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Andrew McHugh

Some lateral thinking for CREATe

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schlesingerPhilip Schlesinger, Professor in Cultural Policy at the University of Glasgow, and Deputy Director of CREATe, reflects on a recent workshop held at the University of Glasgow.


I convened The Lateral Seminar, a one-day workshop, which took place on 16 March 2015, to push forward new thinking on CREATe’s socio-cultural research and to look for potential points of integration of research conducted to date.

CREATe understands law, and in particular copyright law, to be a key condition for cultural production. Current far-reaching change in the digital environment requires us to develop a new framework that permits a more integrated approach to CREATe’s diverse portfolio of work. That’s why we engaged in some lateral thinking.

Contributors on the day were Raymond Boyle (Glasgow), Martin Kretschmer (Glasgow), Angela McRobbie (Goldsmiths), Keith Negus (Goldsmiths), Burkhard Schafer (Edinburgh), John Street (UEA) and Robin Williams (Edinburgh).

Stimulated by short talks given by each of the participants, several emergent themes were discussed. In essence, the workshop’s red thread of argument went like this: it is now essential to regroup work deriving from CREATe’s first two years, irrespective of where it has been situated in the original thematic set-up; it is, furthermore, important to inform continuing work as far as possible with a new framework that effects more integration and therefore adds value to what has been done; and finally, there are topics that we can identify now that might inform the next phase of CREATe’s work.

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The Dream Would be Brick Lane – Assessing the Impact of IP Within the European Fashion Industry

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CREATe’s Carolina Bandinelli and Angela McRobbie both from Goldsmiths, University of London summarise some findings from their work exploring how questions of Intellectual Property impact on the professional practices of designers and design teams within the fashion industry.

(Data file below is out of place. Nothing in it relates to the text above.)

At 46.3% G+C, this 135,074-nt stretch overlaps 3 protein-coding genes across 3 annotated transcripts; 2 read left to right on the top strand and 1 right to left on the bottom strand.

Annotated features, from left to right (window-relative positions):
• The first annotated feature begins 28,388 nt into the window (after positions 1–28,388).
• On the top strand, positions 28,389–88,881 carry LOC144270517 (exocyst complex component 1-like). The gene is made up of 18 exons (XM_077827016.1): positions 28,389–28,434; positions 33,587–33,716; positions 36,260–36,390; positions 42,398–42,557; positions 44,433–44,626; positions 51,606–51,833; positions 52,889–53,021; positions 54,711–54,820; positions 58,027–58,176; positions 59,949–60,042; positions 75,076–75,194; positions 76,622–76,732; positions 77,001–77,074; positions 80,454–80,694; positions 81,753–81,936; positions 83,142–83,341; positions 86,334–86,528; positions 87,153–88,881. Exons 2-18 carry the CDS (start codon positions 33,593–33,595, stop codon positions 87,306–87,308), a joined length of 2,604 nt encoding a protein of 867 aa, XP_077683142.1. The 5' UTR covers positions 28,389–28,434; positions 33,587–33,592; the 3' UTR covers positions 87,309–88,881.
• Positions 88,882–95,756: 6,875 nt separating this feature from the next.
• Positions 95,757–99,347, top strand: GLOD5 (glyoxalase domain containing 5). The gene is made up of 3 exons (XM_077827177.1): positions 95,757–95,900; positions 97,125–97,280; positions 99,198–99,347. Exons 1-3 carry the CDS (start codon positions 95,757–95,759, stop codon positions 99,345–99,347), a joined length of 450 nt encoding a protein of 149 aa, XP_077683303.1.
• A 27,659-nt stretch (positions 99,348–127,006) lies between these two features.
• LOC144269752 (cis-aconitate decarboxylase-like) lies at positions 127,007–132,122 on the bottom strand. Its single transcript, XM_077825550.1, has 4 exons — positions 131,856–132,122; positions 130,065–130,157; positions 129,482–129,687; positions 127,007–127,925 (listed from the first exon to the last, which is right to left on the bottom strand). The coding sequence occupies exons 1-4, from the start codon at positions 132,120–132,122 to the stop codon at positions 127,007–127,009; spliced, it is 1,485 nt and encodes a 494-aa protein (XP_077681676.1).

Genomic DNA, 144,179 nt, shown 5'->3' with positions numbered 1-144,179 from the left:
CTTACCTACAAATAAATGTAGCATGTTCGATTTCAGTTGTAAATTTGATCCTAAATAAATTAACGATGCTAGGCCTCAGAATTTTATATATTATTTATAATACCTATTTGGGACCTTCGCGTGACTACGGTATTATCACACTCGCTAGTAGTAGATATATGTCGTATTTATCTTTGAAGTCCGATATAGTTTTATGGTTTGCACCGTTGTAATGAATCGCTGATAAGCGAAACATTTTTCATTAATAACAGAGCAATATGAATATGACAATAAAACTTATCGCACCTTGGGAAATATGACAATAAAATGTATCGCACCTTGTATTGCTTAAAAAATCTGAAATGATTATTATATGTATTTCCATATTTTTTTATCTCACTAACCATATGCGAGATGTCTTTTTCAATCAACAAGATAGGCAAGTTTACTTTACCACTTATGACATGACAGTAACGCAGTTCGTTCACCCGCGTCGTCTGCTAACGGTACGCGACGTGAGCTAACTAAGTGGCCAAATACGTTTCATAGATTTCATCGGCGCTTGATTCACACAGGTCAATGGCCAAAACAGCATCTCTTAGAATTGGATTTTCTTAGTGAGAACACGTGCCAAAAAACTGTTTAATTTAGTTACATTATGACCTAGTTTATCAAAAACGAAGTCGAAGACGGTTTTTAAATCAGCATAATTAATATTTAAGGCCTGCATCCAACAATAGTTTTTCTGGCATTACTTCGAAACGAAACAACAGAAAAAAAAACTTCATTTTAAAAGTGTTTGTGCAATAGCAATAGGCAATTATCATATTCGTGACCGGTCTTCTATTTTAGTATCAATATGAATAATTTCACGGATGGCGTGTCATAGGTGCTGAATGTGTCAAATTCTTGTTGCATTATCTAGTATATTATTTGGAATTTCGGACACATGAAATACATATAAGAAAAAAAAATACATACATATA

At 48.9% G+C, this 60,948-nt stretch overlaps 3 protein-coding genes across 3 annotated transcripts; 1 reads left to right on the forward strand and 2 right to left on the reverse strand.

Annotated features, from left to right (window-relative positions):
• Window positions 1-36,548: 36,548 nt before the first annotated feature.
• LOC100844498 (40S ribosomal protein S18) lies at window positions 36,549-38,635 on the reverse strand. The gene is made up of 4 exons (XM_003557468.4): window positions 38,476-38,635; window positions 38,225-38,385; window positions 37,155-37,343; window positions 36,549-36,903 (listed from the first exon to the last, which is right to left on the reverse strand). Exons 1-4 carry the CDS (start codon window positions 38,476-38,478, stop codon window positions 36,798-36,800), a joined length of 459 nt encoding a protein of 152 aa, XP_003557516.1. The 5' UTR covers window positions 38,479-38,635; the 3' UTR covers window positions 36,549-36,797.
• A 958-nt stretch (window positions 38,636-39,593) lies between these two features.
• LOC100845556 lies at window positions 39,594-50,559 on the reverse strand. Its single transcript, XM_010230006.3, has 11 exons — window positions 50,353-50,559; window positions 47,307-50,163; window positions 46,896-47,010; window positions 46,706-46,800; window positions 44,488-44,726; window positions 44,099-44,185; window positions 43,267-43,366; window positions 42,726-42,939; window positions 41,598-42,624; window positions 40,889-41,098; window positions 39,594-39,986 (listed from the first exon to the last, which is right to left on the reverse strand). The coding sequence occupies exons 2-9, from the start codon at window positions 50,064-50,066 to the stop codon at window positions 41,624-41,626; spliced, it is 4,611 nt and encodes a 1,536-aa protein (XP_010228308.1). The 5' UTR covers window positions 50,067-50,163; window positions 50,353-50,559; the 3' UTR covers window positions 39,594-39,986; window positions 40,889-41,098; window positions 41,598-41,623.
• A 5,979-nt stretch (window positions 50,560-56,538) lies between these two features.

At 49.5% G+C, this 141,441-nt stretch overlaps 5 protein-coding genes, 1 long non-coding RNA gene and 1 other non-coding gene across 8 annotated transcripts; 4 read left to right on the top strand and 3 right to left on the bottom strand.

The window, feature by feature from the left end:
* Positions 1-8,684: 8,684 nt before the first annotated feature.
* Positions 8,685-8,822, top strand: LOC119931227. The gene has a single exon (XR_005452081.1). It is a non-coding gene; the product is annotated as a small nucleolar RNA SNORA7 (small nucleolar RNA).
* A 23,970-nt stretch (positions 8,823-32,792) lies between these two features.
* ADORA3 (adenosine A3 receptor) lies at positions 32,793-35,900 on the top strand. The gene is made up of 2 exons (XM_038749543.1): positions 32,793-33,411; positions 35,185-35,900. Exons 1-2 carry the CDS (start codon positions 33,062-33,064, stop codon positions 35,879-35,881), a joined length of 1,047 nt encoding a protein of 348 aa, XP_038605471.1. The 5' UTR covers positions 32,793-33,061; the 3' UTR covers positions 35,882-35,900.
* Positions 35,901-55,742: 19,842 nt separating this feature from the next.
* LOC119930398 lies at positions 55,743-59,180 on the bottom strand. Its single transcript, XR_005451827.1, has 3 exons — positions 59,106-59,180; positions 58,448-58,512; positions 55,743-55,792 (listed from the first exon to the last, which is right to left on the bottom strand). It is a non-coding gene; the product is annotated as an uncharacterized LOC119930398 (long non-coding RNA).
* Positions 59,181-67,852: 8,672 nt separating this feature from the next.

Milan Fashion Week 1The Fashion Work Package for CREATe has focused on a number of intersecting questions. What is it like to embark on a small fashion enterprise in recent years? How do young designers actually create their own working environment as part of the process of establishing a name for themselves soon after they have graduated from a degree course? And in this context how do questions of IP and copyright impact on their everyday practice? We also wanted to open out the study to include three cities in Europe, i.e. London, Berlin and Milan, first to get a sense of how different urban environments and creative industry policies affected these small-scale enterprises and second and more significantly to see how in a European context the reality of the economic recession and wide-scale unemployment was pushing young creative graduates to invent careers for themselves. What we report below is an initial summary and comment on the Milan CREATe work.

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